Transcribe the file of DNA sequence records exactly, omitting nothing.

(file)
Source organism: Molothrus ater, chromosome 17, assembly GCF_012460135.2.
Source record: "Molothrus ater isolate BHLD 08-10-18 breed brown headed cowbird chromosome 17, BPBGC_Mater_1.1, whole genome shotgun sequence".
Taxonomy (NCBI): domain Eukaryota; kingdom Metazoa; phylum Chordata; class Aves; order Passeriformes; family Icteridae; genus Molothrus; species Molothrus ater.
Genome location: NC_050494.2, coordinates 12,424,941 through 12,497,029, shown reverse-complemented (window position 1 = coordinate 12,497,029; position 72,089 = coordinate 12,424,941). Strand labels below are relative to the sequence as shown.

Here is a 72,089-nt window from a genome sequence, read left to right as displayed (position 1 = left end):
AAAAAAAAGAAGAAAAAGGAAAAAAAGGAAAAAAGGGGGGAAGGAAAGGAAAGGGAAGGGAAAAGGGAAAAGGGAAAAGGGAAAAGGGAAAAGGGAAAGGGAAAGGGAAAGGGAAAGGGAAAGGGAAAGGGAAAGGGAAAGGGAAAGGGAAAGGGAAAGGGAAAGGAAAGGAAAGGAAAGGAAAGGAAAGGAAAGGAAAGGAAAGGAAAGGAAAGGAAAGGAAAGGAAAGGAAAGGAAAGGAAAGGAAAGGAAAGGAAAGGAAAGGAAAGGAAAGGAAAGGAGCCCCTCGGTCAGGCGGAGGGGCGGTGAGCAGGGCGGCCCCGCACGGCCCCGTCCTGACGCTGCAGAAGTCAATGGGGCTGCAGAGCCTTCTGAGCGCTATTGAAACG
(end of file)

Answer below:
Source organism: Molothrus ater, chromosome 17, assembly GCF_012460135.2.
Source record: "Molothrus ater isolate BHLD 08-10-18 breed brown headed cowbird chromosome 17, BPBGC_Mater_1.1, whole genome shotgun sequence".
Taxonomy (NCBI): domain Eukaryota; kingdom Metazoa; phylum Chordata; class Aves; order Passeriformes; family Icteridae; genus Molothrus; species Molothrus ater.
Genome location: NC_050494.2, coordinates 12,424,941 through 12,497,029, shown reverse-complemented (window position 1 = coordinate 12,497,029; position 72,089 = coordinate 12,424,941). Strand labels below are relative to the sequence as shown.

Here is a 72,089-nt window from a genome sequence, read left to right as displayed (position 1 = left end):
AAAAAAAAGAAGAAAAAGGAAAAAAAGGAAAAAAGGGGGGAAGGAAAGGAAAGGGAAGGGAAAAGGGAAAAGGGAAAAGGGAAAAGGGAAAAGGGAAAGGGAAAGGGAAAGGGAAAGGGAAAGGGAAAGGGAAAGGGAAAGGGAAAGGGAAAGGGAAAGGGAAAGGAAAGGAAAGGAAAGGAAAGGAAAGGAAAGGAAAGGAAAGGAAAGGAAAGGAAAGGAAAGGAAAGGAAAGGAAAGGAAAGGAAAGGAAAGGAAAGGAAAGGAAAGGAAAGGAAAGGAGCCCCTCGGTCAGGCGGAGGGGCGGTGAGCAGGGCGGCCCCGCACGGCCCCGTCCTGACGCTGCAGAAGTCAATGGGGCTGCAGAGCCTTCTGAGCGCTATTGAAACG